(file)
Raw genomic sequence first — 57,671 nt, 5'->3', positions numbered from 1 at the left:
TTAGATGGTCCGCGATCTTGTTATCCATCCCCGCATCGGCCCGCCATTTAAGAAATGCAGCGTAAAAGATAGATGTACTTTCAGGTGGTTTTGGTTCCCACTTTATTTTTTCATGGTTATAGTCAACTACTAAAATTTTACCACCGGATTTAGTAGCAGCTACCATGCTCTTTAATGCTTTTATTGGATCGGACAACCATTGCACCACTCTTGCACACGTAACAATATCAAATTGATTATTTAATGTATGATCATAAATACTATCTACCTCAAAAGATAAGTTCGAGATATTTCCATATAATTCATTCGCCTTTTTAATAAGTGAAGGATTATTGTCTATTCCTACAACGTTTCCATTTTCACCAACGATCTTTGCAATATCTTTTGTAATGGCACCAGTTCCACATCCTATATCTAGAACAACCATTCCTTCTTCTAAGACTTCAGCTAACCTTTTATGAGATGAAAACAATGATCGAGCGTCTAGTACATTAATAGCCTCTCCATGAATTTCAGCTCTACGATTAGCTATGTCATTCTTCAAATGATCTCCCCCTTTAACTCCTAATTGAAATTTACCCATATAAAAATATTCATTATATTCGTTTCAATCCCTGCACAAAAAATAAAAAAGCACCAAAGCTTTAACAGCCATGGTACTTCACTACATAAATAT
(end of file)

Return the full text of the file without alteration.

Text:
Raw genomic sequence first — 57,671 nt, 5'->3', positions numbered from 1 at the left:
TTAGATGGTCCGCGATCTTGTTATCCATCCCCGCATCGGCCCGCCATTTAAGAAATGCAGCGTAAAAGATAGATGTACTTTCAGGTGGTTTTGGTTCCCACTTTATTTTTTCATGGTTATAGTCAACTACTAAAATTTTACCACCGGATTTAGTAGCAGCTACCATGCTCTTTAATGCTTTTATTGGATCGGACAACCATTGCACCACTCTTGCACACGTAACAATATCAAATTGATTATTTAATGTATGATCATAAATACTATCTACCTCAAAAGATAAGTTCGAGATATTTCCATATAATTCATTCGCCTTTTTAATAAGTGAAGGATTATTGTCTATTCCTACAACGTTTCCATTTTCACCAACGATCTTTGCAATATCTTTTGTAATGGCACCAGTTCCACATCCTATATCTAGAACAACCATTCCTTCTTCTAAGACTTCAGCTAACCTTTTATGAGATGAAAACAATGATCGAGCGTCTAGTACATTAATAGCCTCTCCATGAATTTCAGCTCTACGATTAGCTATGTCATTCTTCAAATGATCTCCCCCTTTAACTCCTAATTGAAATTTACCCATATAAAAATATTCATTATATTCGTTTCAATCCCTGCACAAAAAATAAAAAAGCACCAAAGCTTTAACAGCCATGGTACTTCACTACATAAATAT